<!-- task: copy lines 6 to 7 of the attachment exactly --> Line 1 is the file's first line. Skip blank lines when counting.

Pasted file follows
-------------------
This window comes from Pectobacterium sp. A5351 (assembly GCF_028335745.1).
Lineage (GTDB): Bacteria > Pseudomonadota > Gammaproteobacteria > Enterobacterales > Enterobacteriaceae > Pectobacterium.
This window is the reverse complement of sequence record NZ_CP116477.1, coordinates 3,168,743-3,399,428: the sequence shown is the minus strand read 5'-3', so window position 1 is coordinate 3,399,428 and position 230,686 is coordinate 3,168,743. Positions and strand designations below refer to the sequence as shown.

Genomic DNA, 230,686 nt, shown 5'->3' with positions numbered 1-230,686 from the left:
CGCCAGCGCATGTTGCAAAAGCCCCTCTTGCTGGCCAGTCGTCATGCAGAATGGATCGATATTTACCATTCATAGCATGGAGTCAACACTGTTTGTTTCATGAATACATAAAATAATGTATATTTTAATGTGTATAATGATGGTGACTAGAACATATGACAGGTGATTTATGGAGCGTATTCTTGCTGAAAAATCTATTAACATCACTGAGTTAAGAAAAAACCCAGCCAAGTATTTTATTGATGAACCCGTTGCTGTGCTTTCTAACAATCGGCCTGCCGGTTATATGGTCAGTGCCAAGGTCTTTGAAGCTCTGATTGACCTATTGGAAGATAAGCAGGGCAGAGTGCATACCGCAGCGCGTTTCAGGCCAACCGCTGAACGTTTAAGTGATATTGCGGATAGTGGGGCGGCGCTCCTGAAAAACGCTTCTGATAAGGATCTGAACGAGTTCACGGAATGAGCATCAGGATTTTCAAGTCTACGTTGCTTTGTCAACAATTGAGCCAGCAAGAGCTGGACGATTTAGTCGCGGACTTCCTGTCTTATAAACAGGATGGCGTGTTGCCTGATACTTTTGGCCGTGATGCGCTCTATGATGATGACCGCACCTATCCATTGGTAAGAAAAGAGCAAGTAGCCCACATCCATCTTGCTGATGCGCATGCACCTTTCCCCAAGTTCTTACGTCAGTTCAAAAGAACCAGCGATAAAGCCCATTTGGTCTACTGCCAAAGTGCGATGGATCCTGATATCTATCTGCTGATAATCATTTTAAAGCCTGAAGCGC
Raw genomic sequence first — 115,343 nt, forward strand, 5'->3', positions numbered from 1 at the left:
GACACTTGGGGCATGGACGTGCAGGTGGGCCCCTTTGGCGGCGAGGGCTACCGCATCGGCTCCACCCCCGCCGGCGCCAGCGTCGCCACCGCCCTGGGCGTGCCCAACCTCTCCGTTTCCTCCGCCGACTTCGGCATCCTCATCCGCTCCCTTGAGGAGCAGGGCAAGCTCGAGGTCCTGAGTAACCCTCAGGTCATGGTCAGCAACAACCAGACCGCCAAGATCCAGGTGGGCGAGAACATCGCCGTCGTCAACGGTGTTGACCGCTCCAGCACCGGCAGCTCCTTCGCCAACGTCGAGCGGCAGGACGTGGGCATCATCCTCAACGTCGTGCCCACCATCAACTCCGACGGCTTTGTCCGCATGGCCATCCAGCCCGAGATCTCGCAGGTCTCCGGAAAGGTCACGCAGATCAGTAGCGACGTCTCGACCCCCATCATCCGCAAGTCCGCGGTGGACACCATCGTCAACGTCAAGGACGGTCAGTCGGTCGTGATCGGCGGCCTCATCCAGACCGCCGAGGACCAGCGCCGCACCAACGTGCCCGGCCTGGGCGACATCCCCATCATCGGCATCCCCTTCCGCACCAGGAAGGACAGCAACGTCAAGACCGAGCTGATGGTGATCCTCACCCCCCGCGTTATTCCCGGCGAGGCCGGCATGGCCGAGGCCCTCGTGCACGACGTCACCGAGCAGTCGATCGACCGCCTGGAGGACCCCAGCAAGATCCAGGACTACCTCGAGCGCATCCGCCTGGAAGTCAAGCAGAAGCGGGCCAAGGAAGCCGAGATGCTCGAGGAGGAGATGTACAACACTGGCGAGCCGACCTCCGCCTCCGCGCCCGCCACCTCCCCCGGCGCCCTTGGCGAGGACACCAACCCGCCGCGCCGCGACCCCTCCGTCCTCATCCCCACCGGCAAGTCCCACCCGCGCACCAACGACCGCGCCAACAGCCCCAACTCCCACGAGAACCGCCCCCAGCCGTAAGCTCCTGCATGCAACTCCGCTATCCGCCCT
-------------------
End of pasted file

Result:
Raw genomic sequence first — 115,343 nt, forward strand, 5'->3', positions numbered from 1 at the left:
GACACTTGGGGCATGGACGTGCAGGTGGGCCCCTTTGGCGGCGAGGGCTACCGCATCGGCTCCACCCCCGCCGGCGCCAGCGTCGCCACCGCCCTGGGCGTGCCCAACCTCTCCGTTTCCTCCGCCGACTTCGGCATCCTCATCCGCTCCCTTGAGGAGCAGGGCAAGCTCGAGGTCCTGAGTAACCCTCAGGTCATGGTCAGCAACAACCAGACCGCCAAGATCCAGGTGGGCGAGAACATCGCCGTCGTCAACGGTGTTGACCGCTCCAGCACCGGCAGCTCCTTCGCCAACGTCGAGCGGCAGGACGTGGGCATCATCCTCAACGTCGTGCCCACCATCAACTCCGACGGCTTTGTCCGCATGGCCATCCAGCCCGAGATCTCGCAGGTCTCCGGAAAGGTCACGCAGATCAGTAGCGACGTCTCGACCCCCATCATCCGCAAGTCCGCGGTGGACACCATCGTCAACGTCAAGGACGGTCAGTCGGTCGTGATCGGCGGCCTCATCCAGACCGCCGAGGACCAGCGCCGCACCAACGTGCCCGGCCTGGGCGACATCCCCATCATCGGCATCCCCTTCCGCACCAGGAAGGACAGCAACGTCAAGACCGAGCTGATGGTGATCCTCACCCCCCGCGTTATTCCCGGCGAGGCCGGCATGGCCGAGGCCCTCGTGCACGACGTCACCGAGCAGTCGATCGACCGCCTGGAGGACCCCAGCAAGATCCAGGACTACCTCGAGCGCATCCGCCTGGAAGTCAAGCAGAAGCGGGCCAAGGAAGCCGAGATGCTCGAGGAGGAGATGTACAACACTGGCGAGCCGACCTCCGCCTCCGCGCCCGCCACCTCCCCCGGCGCCCTTGGCGAGGACACCAACCCGCCGCGCCGCGACCCCTCCGTCCTCATCCCCACCGGCAAGTCCCACCCGCGCACCAACGACCGCGCCAACAGCCCCAACTCCCACGAGAACCGCCCCCAGCCGTAAGCTCCTGCATGCAACTCCGCTATCCGCCCT